Calls for views - Access to justice

Our Access to Justice committee is seeking views around pro bono in Scotland.

Pro bono is an important element of access to justice in Scotland, as well as other jurisdictions. Though not a substitute for legal aid, it offers assistance to people across a range of different types of legal problem. We know that this volunteering is prevalent, often through formal programmes, such as firms’ CSR or university law clinics, though also often at individuals’ own initiative. We are keen to explore what more can be done to promote, recognise and support pro bono work in Scotland and hope that our call for views helps to inform this work.

We are inviting views from stakeholders – providers or users of pro bono, or any other interested individuals and organisations – to help us to understand the overall picture. You can submit your views through a short survey or you can provide more detailed views by emailing accesstojustice@lawscot.org.uk
The committee will hold stakeholder roundtables and report on its findings later in 2019.

Our Access to Justice committee is seeking views around alternative dispute resolution (ADR) in Scotland.

The use of ADR across Scotland varies widely. It is an area that is increasingly integrated with court procedure, particularly the simple procedure rules. And it is an area that may become more accessible as a result of technology. At this stage, our committee wants to consider whether there is more that could be done to support ADR in Scotland and is looking initially to understand the overall coverage of ADR services.

We are inviting views from stakeholders – providers or users of ADR – to help us to understand the overall picture. You can submit your views through a short survey or you can provide more detailed views by emailing accesstojustice@lawscot.org.uk

The committee will hold stakeholder roundtables and intends to report on its findings later in 2019.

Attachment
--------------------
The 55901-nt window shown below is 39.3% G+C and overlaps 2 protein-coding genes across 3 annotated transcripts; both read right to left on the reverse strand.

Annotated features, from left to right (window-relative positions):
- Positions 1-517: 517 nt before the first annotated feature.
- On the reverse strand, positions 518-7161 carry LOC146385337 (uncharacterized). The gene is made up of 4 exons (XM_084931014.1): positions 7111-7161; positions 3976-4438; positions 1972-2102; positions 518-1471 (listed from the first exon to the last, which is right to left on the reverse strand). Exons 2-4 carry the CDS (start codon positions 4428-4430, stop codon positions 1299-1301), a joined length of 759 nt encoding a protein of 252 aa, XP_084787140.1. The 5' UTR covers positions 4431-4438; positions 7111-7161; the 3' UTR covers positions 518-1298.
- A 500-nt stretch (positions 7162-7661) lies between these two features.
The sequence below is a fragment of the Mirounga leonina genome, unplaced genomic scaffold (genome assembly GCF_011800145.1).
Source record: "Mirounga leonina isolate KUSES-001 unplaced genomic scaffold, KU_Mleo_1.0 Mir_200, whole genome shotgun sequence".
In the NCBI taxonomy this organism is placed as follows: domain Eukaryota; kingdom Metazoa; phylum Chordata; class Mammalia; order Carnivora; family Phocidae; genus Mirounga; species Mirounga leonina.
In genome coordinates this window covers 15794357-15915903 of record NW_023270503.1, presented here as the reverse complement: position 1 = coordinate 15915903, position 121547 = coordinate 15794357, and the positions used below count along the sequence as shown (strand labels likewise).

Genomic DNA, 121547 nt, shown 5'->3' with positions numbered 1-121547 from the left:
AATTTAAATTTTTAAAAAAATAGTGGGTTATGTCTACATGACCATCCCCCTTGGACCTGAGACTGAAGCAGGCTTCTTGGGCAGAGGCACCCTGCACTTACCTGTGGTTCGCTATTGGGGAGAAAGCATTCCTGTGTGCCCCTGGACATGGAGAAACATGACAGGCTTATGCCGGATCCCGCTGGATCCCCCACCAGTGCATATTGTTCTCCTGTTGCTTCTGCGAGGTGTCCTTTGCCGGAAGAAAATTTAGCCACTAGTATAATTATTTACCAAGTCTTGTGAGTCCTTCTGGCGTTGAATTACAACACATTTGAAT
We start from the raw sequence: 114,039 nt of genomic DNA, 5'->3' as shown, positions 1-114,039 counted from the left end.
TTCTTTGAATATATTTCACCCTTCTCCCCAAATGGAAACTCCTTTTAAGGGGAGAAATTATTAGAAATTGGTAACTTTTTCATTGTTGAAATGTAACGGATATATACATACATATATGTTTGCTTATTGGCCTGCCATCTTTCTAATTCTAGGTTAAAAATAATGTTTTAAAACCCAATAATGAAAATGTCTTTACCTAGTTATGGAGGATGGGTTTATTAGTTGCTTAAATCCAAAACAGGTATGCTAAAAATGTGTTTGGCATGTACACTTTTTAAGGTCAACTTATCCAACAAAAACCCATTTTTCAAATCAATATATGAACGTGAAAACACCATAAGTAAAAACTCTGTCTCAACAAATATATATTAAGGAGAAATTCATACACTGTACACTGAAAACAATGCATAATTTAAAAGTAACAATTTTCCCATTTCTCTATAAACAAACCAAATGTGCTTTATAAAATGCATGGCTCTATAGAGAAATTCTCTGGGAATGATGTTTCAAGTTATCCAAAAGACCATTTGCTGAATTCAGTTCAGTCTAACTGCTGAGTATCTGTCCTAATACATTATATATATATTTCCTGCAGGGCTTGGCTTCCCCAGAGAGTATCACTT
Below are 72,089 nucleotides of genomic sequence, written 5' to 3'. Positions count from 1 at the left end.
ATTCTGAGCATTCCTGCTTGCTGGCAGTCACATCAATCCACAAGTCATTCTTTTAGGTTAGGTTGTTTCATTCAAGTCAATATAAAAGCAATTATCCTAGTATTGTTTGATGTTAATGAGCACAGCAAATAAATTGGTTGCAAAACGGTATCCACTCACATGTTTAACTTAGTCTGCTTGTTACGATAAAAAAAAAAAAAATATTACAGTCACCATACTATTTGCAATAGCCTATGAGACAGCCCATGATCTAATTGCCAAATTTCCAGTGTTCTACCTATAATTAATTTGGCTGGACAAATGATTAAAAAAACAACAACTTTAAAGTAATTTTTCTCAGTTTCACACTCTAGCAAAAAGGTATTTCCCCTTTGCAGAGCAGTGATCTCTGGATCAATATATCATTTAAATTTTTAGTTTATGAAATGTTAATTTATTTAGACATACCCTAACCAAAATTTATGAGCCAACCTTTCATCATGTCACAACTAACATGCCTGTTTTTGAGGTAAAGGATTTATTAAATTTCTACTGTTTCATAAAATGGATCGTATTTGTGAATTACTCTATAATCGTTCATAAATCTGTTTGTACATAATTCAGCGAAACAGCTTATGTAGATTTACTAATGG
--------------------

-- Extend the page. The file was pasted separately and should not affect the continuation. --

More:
Call for views - Accounts rules consultation 2019

In advance of this year’s AGM on Thursday, 30 May, we are consulting on proposed amendments to the Accounts rules.

The Client Protection Sub-committee has put forward proposals for two additional rules, preventing Scottish solicitors from acting as a bank for their clients.  These proposals are in line with our ongoing supervisory commitments and to clarify what is required of Scottish solicitors in terms of AML processes and procedures.

It is proposed that the first additional rule is inserted at Part II 6.3.1 which relates to ‘clients' money to be paid into client account or holding ledger’.  Proposed rule 6.3.1 (d) shown below)

(d) ensure that payments into a client account are in respect of instructions relating to an underlying transaction (and the funds arising therefrom) or to a service within the course of a normal solicitor client relationship.

It is proposed that the second additional rule is inserted at Part II 6.5.2 which relates to ‘Drawings from client account’.  Proposed rule 6.5.3 shown below.

6.5.3 Transfers or withdrawals from a client account must be in respect of instructions relating to an underlying transaction (and the funds arising therefrom) or to a service arising in the normal course of the solicitor client relationship.

This consultation closed on Monday 22 April and we are taking the views of our members and stakeholders in to consideration.

You can view the proposed amendments in context here.